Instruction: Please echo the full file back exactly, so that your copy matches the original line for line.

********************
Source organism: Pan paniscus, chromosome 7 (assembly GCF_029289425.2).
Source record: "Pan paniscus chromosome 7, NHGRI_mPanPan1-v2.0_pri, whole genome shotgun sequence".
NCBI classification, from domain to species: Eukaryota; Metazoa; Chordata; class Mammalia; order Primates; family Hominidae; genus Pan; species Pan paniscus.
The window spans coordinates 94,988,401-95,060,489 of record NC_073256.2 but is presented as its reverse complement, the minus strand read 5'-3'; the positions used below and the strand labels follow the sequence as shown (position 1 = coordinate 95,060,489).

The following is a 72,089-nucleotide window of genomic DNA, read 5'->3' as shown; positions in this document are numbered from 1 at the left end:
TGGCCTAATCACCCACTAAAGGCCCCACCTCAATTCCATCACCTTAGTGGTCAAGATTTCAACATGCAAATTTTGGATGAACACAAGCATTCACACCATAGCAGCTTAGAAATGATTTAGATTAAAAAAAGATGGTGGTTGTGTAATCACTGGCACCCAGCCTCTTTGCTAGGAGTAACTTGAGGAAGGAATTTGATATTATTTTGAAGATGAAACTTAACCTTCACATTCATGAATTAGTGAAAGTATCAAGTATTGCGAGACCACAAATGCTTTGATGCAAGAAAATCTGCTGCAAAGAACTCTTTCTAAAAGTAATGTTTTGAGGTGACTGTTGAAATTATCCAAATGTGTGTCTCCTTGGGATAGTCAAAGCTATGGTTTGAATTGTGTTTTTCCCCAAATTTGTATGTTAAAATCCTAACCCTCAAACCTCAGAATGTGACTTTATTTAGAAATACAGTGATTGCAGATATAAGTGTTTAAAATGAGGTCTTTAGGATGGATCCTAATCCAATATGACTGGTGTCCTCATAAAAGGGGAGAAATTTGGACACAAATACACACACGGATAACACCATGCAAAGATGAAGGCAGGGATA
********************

Source organism: Pan paniscus, chromosome 7 (assembly GCF_029289425.2).
Source record: "Pan paniscus chromosome 7, NHGRI_mPanPan1-v2.0_pri, whole genome shotgun sequence".
NCBI classification, from domain to species: Eukaryota; Metazoa; Chordata; class Mammalia; order Primates; family Hominidae; genus Pan; species Pan paniscus.
The window spans coordinates 94,988,401-95,060,489 of record NC_073256.2 but is presented as its reverse complement, the minus strand read 5'-3'; the positions used below and the strand labels follow the sequence as shown (position 1 = coordinate 95,060,489).

The following is a 72,089-nucleotide window of genomic DNA, read 5'->3' as shown; positions in this document are numbered from 1 at the left end:
TGGCCTAATCACCCACTAAAGGCCCCACCTCAATTCCATCACCTTAGTGGTCAAGATTTCAACATGCAAATTTTGGATGAACACAAGCATTCACACCATAGCAGCTTAGAAATGATTTAGATTAAAAAAAGATGGTGGTTGTGTAATCACTGGCACCCAGCCTCTTTGCTAGGAGTAACTTGAGGAAGGAATTTGATATTATTTTGAAGATGAAACTTAACCTTCACATTCATGAATTAGTGAAAGTATCAAGTATTGCGAGACCACAAATGCTTTGATGCAAGAAAATCTGCTGCAAAGAACTCTTTCTAAAAGTAATGTTTTGAGGTGACTGTTGAAATTATCCAAATGTGTGTCTCCTTGGGATAGTCAAAGCTATGGTTTGAATTGTGTTTTTCCCCAAATTTGTATGTTAAAATCCTAACCCTCAAACCTCAGAATGTGACTTTATTTAGAAATACAGTGATTGCAGATATAAGTGTTTAAAATGAGGTCTTTAGGATGGATCCTAATCCAATATGACTGGTGTCCTCATAAAAGGGGAGAAATTTGGACACAAATACACACACGGATAACACCATGCAAAGATGAAGGCAGGGATA